Are you suggesting you would just raise your prices because the cost of doing business has gone up?
Absolutely .........
Can absorb increased cost of doing business for so long.......ignore it and going out of business is what comes next......
for example..........a room rate of $100 per night.......keep that rate for 2 years...........during those 2 years.........heating oil had gone up 40%......electricity had increased 7%.......cost of say linnens went up 20% since the last major purchase......OJ, eggs.....you get the idea.
All did not increase at one time..........lets take it in one large #..........if your total overhead and operating expenses increased 9% .....then your $100 a night room rate is no longer $100..............it's now $91
Alot of cost of doing business increases can easily be overlooked.......A dozen eggs can increase $.05 or $.10 or so during that time..........not a big deal.......I get that............it's the accumulated increased costs that matters.
Guests know costs go up........they pay them to.......for their own homes and daily living.
So......if one has made no improvements to an establishment, as in added ammenities. Which is where many seem to place a $ value to as a means to increase rates...........or worthy of increasing rates..........
On the other hand........increase occupancy, that increases revenue and will offset the increased cost of doing business........this to is at what expense?.........increased labor....supplies........and sometimes in a service business quality of the work......in this case the quality of the product you produce for the guests.........and ones self.
 
Aloha everyone
I thought this was a great question and great answers because it gets to the core of HOW a B&B is different.
We have stopped using occupancy as an indicator of our success. We look at revenue.
For us, we watch our metrics and if we hear or see or value under fire, we start looking at the most cost effective way of adding value until we feel we have pulled our value up to our price.
Once that is saturated, we start talking about raising our rates and what values might come along with that..
knkbnb said:
Aloha everyone
I thought this was a great question and great answers because it gets to the core of HOW a B&B is different.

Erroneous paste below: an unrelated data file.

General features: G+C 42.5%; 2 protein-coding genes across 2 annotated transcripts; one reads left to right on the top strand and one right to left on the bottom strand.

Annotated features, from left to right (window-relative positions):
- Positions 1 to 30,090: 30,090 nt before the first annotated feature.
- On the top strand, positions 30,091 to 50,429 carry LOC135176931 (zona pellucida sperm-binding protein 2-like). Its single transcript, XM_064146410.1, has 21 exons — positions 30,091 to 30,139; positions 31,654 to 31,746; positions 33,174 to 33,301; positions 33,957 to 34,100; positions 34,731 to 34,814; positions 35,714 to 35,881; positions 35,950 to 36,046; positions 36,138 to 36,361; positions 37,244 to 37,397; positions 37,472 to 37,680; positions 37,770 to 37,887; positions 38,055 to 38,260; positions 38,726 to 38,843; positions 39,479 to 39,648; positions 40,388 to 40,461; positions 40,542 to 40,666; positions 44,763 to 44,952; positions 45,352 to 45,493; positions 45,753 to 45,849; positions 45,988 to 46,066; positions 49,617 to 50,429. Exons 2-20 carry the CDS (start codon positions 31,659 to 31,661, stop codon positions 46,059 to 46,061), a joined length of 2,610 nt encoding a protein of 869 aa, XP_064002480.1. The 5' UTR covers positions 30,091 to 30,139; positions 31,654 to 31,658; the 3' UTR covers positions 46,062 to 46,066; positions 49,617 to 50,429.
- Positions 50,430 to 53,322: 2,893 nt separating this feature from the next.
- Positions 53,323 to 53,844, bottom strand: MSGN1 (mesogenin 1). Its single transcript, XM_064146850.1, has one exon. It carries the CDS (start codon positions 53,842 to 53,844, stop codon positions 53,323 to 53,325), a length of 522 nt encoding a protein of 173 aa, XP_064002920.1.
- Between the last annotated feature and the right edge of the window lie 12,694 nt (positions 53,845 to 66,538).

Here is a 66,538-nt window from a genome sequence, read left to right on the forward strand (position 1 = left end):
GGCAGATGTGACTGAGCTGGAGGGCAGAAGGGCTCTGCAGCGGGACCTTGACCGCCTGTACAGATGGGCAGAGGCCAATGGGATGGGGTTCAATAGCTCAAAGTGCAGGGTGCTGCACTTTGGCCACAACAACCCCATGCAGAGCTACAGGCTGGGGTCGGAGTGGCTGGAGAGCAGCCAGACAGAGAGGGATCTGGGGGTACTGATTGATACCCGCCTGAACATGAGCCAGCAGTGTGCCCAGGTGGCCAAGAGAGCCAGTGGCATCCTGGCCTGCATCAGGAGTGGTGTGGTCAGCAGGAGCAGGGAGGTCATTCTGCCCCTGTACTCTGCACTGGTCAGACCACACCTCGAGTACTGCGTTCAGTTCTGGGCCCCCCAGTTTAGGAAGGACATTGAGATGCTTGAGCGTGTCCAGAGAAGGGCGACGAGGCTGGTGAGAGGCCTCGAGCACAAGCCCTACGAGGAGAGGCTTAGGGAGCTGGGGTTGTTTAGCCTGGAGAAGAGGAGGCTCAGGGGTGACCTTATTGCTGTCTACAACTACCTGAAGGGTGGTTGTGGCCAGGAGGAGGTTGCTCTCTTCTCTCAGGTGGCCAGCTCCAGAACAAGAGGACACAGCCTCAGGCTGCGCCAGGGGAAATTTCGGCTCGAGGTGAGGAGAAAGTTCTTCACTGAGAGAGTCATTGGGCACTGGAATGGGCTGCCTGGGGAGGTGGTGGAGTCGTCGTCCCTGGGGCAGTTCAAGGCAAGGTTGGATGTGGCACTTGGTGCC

We have stopped using occupancy as an indicator of our success. We look at revenue.
For us, we watch our metrics and if we hear or see or value under fire, we start looking at the most cost effective way of adding value until we feel we have pulled our value up to our price.
Once that is saturated, we start talking about raising our rates and what values might come along with that.
Raising rates doesn't necessarily mean there is added value..........some times rates increased due to overhead and expenses.....
Insurance goes up 10%......Property tax goes up 5%.....associations dues goes up 10%........utilities goes up 8%........etc..........
Your rates goes up 5% per room to accomodate increased cost of doing business......................is there added value to the increased rates?
.
Aloha One Day,
I'm not sure if you were questioning the premise or asking a question. I'm a little rusty.
Are you suggesting you would just raise your prices because the cost of doing business has gone up?
.
knkbnb said:
Aloha One Day,
I'm not sure if you were questioning the premise or asking a question. I'm a little rusty.
Are you suggesting you would just raise your prices because the cost of doing business has gone up?
Absolutely .........
Can absorb increased cost of doing business for so long.......ignore it and going out of business is what comes next......
for example..........a room rate of $100 per night.......keep that rate for 2 years...........during those 2 years.........heating oil had gone up 40%......electricity had increased 7%.......cost of say linnens went up 20% since the last major purchase......OJ, eggs.....you get the idea.
All did not increase at one time..........lets take it in one large #..........if your total overhead and operating expenses increased 9% .....then your $100 a night room rate is no longer $100..............it's now $91
Alot of cost of doing business increases can easily be overlooked.......A dozen eggs can increase $.05 or $.10 or so during that time..........not a big deal.......I get that............it's the accumulated increased costs that matters.
Guests know costs go up........they pay them to.......for their own homes and daily living.
So......if one has made no improvements to an establishment, as in added ammenities. Which is where many seem to place a $ value to as a means to increase rates...........or worthy of increasing rates..........
On the other hand........increase occupancy, that increases revenue and will offset the increased cost of doing business........this to is at what expense?.........increased labor....supplies........and sometimes in a service business quality of the work......in this case the quality of the product you produce for the guests.........and ones self.
.
Forgive me One Day.. but your last lines would suggest you are arguing with yourself. :)
You started out saying that you absolutely would raise rates just because the costs go up and end up saying some things that make it more ambiguitous. It's like you agree that occupancy is not the right metric for a B&B and that raising rates is the right thing. So if that is what you think- we agree!
What I was trying to get at was that the idea that you can just raise your rates because your costs have gone up is not, IMHO, true. Adding value, OTOH, can increase your revenue, add to your profit margin, and increase guests value perception. If done properly, it allows you to push past your increased cost of doing business and extend your profits. If your revenue goes up and your occupancy goes down, several very good things happen. If you go back to the formula I mentioned previously, raising your rates can be done successfully once you have saturated the value of your current price point.